"It's very special," says Paola Antonelli, a senior curator in MoMA's department of architecture and design. "It was 2011. It had just been a year since the
The app also allowed an unusually high degree of user interface for a work that was a collection of music. "The interactive graphics and animations of the mini-apps relate directly to the theme of each song and are the musical instruments," Antontelli wrote in a very worthwhile blog post that detailed the acquisition. "In the song 'Solstice,' for example, players control the orbits, speed, and coordinates of planets orbiting a star."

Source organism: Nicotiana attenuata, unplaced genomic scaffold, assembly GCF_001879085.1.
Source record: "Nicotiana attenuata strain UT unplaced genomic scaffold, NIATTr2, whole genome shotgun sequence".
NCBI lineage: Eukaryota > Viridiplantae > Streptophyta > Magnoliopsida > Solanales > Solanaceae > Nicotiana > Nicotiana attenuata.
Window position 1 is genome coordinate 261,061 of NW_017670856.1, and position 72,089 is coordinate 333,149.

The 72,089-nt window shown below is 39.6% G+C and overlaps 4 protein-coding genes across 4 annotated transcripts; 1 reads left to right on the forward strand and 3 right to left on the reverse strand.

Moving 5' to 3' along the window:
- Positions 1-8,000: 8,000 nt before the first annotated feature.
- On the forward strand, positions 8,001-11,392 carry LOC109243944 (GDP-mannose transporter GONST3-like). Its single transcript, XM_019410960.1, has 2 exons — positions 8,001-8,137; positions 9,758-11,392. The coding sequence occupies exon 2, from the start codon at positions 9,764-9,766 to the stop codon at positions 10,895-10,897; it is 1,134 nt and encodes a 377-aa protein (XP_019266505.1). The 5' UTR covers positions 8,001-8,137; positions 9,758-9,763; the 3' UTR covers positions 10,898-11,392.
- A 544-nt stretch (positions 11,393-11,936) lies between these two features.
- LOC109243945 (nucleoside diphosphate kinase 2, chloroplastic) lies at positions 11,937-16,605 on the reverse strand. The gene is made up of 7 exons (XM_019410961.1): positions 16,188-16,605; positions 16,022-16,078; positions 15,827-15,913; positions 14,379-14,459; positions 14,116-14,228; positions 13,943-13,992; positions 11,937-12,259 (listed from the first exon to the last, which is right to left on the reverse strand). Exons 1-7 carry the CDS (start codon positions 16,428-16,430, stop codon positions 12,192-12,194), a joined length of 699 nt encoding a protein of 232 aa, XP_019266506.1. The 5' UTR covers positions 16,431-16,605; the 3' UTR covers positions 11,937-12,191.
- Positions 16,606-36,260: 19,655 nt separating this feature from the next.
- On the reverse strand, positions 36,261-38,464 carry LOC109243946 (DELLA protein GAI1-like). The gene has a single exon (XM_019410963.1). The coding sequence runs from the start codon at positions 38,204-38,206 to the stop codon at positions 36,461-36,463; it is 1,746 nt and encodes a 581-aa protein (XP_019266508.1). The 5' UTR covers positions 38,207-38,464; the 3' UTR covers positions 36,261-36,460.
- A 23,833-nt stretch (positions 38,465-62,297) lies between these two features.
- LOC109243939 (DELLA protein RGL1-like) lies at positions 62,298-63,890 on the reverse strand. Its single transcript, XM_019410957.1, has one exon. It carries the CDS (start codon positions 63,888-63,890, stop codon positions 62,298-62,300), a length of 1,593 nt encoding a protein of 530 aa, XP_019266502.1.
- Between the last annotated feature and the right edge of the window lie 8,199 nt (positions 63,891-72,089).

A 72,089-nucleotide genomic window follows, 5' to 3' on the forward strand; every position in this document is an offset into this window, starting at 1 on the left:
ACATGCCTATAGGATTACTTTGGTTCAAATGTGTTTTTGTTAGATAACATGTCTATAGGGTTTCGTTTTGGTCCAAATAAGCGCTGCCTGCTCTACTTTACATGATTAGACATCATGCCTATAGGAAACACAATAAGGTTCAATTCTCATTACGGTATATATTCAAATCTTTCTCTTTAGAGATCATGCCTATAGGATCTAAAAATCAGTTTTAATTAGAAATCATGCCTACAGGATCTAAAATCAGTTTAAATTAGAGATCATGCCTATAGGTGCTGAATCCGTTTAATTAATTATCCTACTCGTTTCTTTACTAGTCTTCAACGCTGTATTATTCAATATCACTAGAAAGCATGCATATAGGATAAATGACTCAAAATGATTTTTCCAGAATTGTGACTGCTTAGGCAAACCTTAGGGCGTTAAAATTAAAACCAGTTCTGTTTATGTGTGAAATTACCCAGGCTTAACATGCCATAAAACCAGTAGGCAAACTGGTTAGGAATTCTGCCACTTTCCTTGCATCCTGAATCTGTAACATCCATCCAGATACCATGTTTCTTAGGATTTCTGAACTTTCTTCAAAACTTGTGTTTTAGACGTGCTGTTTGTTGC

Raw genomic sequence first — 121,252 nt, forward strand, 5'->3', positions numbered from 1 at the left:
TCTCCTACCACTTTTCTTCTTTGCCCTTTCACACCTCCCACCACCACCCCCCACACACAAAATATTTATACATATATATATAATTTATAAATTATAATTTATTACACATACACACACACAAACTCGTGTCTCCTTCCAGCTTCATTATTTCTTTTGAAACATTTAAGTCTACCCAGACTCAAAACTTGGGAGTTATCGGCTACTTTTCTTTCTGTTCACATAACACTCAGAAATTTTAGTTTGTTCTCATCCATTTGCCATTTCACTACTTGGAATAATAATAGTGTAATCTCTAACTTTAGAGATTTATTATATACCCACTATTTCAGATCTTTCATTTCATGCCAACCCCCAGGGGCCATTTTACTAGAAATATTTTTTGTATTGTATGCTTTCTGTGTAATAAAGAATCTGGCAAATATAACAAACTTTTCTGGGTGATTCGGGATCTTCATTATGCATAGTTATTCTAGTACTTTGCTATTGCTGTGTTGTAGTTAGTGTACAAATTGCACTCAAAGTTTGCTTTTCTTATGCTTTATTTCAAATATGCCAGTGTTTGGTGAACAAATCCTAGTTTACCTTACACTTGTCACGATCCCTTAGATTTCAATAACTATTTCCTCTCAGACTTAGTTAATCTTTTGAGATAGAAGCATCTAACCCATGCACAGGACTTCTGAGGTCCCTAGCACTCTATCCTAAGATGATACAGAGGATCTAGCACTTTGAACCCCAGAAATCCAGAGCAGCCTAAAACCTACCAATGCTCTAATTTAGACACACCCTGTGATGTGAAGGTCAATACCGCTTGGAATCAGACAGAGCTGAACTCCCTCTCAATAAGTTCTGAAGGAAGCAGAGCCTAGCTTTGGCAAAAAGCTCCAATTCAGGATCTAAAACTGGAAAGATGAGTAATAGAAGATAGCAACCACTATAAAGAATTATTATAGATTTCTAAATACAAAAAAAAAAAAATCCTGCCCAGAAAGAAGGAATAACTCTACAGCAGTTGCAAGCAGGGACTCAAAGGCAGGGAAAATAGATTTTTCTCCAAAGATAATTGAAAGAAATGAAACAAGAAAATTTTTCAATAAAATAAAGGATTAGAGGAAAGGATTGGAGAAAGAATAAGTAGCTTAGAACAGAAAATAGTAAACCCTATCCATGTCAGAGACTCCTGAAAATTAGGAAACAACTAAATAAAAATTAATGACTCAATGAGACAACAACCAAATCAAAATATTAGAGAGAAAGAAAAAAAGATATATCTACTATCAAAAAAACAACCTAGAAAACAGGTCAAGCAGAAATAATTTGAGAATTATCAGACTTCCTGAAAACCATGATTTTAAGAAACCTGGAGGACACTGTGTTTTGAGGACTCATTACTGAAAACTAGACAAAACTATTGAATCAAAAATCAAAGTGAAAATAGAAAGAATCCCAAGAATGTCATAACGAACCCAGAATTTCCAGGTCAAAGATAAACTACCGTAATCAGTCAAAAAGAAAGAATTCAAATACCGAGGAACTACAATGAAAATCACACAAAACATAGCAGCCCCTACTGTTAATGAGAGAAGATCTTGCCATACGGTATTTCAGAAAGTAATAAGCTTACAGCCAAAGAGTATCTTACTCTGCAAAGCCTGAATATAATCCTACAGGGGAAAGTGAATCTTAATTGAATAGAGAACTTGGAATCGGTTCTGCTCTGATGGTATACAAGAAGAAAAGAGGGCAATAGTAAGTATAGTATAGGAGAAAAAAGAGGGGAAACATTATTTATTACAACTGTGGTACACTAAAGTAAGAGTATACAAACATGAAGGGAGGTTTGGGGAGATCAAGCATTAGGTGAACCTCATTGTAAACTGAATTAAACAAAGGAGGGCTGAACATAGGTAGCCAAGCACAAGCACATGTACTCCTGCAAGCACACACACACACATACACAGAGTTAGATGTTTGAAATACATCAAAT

In the visualization for the song "Virus," a healthy cell is attacked by a virus. The only way to halt it is to stop listening to the song.
When the museum acquired more than a dozen video games late last year, critic Jonathan Jones wrote a really cranky piece about it in the Guardian. Hopefully he's gotten over that. Because the things artists can do with pixels can be just as dramatic as paint.
"It's filled with poetry," says Antonelli. "It was a beautiful example of what new technology could do coupled with great talent."